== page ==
The “Shen” in Chinese medicine relates to the conscious mind and its connection with the emotional Self and the world outside. In our mechanistic Western paradigm we tend to look at physical or mental health as disconnected from external stimulus – each “thing” is separate from each other “thing”. But it isn’t, is it? Shen disturbance is an interesting way of looking at mental health from a Chinese medicine perspective. Click here for a Shen-related article so that you can understand a bit more about it.
It’s all connected.
With recent developments in research where we are beginning to understand the “gut-brain” connection and how diet and nutrition impact on our mental health as well. We are re-learning that everything is interconnected and that the impact of one part of life can seriously affect the rest.
The shift into holistic philsophy when related to health applies also to our relationships, as discussed in this video from Katie Hood.
Relationships & our Shen
Katie is a representative of One Love, a relationships organisation in the US. Here she articulately illustrates the difference between healthy and unhealthy relationships. Much of the time, patterns of behaviour either related to the Self (Shen in Chinese medicine terms), or interrelations with others have been inherited during developmental years, from our ancestors. They, in turn, may carry intergenerational patterns passed down through the family line.
Whilst unhealthy relationships at early stages don’t seem to pose any danger, there are warning signs that things could get out of hand later on. Signs are usually related to crossing or disregarding boundaries but extend to harms to self-esteem and sometimes mental, emotional and physical violence. Ideally, relationships in the external world, as within, according to holistic Chinese Shen centric philosophy, are balanced partnerships where each person is able to communicate and feel heard, and the balance of power is equal.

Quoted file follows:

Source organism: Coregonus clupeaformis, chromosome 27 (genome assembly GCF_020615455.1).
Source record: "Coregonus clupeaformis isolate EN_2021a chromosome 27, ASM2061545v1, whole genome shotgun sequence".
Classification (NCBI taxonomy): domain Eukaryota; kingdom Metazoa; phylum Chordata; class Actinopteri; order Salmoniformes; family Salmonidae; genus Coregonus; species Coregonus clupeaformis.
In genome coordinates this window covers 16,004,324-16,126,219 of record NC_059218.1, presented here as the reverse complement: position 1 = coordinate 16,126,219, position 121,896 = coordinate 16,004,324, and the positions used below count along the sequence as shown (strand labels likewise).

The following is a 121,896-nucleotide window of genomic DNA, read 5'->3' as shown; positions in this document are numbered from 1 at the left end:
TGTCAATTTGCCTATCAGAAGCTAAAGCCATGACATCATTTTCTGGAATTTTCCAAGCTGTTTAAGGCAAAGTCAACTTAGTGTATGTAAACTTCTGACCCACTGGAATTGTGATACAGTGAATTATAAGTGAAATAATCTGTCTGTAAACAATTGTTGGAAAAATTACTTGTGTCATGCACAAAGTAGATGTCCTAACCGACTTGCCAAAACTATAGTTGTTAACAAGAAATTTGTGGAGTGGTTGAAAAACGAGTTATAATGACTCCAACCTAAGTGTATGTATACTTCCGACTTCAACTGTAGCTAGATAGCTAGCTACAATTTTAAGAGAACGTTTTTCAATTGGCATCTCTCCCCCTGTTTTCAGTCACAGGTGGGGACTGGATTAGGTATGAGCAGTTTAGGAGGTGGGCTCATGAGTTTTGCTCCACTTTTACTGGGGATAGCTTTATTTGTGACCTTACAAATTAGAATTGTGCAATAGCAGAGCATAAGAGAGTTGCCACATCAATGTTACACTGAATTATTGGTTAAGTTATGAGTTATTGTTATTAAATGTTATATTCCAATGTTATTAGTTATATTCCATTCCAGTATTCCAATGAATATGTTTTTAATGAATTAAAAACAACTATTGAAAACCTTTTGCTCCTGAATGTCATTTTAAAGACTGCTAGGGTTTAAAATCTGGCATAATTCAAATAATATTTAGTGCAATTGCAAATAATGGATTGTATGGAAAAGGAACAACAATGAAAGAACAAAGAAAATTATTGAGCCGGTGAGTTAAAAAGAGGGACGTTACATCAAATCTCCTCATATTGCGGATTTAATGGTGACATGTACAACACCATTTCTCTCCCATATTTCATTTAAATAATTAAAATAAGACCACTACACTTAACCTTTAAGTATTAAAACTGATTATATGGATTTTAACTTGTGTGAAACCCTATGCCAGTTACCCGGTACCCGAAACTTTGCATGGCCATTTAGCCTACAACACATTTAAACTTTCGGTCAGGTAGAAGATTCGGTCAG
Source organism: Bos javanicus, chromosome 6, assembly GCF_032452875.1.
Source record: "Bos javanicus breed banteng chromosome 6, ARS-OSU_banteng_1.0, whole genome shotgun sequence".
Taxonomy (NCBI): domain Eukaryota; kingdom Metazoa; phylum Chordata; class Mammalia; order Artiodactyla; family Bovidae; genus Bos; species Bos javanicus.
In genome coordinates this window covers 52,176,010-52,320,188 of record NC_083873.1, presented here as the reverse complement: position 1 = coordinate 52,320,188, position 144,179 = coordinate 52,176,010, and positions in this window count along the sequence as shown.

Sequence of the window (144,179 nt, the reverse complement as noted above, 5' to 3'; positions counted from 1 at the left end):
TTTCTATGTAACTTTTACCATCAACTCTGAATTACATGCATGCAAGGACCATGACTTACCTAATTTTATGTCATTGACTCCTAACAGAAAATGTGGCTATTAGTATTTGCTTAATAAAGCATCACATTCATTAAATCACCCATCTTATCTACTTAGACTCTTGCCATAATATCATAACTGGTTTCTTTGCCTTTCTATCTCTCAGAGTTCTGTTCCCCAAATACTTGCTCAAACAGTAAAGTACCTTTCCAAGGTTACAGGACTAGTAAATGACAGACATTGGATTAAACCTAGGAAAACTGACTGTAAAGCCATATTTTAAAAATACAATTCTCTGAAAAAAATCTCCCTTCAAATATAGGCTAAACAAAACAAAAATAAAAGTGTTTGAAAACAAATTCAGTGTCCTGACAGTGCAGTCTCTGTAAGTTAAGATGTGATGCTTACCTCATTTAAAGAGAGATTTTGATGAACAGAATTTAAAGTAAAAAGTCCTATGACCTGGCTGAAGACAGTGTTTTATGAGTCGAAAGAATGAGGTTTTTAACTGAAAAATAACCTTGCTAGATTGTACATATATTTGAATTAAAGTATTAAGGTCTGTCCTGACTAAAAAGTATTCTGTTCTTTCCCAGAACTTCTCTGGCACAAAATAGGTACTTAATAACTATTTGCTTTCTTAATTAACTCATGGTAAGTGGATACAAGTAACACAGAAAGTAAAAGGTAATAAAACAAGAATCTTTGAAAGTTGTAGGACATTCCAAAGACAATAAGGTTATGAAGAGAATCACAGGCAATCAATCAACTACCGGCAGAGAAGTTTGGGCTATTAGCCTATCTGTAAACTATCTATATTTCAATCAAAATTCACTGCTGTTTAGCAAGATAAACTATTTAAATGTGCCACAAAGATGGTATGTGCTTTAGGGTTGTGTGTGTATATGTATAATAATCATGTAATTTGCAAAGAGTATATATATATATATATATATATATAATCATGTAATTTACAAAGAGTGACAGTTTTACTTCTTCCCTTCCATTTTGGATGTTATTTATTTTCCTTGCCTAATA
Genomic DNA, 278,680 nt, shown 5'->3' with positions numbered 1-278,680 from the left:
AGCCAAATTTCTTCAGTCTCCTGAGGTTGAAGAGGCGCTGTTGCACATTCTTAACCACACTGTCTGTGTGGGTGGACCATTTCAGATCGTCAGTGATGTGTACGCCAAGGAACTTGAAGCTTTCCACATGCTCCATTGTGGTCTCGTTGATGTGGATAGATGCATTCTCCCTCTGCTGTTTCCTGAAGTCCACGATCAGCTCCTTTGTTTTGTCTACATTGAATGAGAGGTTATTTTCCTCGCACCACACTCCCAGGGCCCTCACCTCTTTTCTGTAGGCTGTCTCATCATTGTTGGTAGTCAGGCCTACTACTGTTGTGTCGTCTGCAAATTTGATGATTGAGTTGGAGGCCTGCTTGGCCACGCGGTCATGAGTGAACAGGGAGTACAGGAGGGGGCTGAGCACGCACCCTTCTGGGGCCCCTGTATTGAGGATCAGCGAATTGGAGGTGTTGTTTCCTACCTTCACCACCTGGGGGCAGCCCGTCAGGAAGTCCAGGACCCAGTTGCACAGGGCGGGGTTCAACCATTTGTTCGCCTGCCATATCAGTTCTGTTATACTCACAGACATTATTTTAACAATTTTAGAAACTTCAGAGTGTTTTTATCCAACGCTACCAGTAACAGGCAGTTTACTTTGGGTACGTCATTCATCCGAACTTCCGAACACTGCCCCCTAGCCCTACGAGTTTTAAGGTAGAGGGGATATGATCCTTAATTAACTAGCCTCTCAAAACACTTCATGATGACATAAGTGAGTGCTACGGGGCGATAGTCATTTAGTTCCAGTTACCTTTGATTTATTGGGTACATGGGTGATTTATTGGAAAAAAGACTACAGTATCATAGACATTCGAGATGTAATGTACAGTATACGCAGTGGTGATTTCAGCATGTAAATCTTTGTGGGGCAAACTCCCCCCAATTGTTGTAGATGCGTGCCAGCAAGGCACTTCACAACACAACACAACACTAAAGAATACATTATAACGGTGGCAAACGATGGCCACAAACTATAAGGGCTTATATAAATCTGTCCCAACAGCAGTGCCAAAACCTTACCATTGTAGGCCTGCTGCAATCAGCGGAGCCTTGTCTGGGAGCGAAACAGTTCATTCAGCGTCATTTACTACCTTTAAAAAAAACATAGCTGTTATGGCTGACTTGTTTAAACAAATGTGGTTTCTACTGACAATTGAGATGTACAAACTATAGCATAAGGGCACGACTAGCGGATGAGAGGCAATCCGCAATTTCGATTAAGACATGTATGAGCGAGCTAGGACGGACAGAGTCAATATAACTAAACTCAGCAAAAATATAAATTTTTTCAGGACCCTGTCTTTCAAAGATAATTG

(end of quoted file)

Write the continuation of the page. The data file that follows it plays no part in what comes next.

If these issues of imbalance are occurring in the home environment within the family or with an intimate partner, they may have a huge impact on everyone’s mental health and kids’ development patterns for later in life. In adults they can trigger or perpetuate other issues, and intimate partners or close friends can feed each other’s problems. The elephant in the room is that maybe the anxiety or depression that you are suffering from and have come to seek help for has been brought about by unhealthy ways of communicating with a partner before you have noticed it. This is not to attribute blame to either or both partners, but more to ascertain where communication difficulties are coming from. Other lifestyle aspects are related to mental health problems as well – diet and exercise, substance or alcohol use (including pharmaceuticals). But let us not forget about the impact of intimate relationships on our overall wellbeing.
With acupuncture & herbs to stabilise Shen disturbance combined with couples and individual counselling or psychology, these issues can be overcome with a positive outcome.
Of course if you are experiencing intimate partner or family violence please contact the relevant organisations.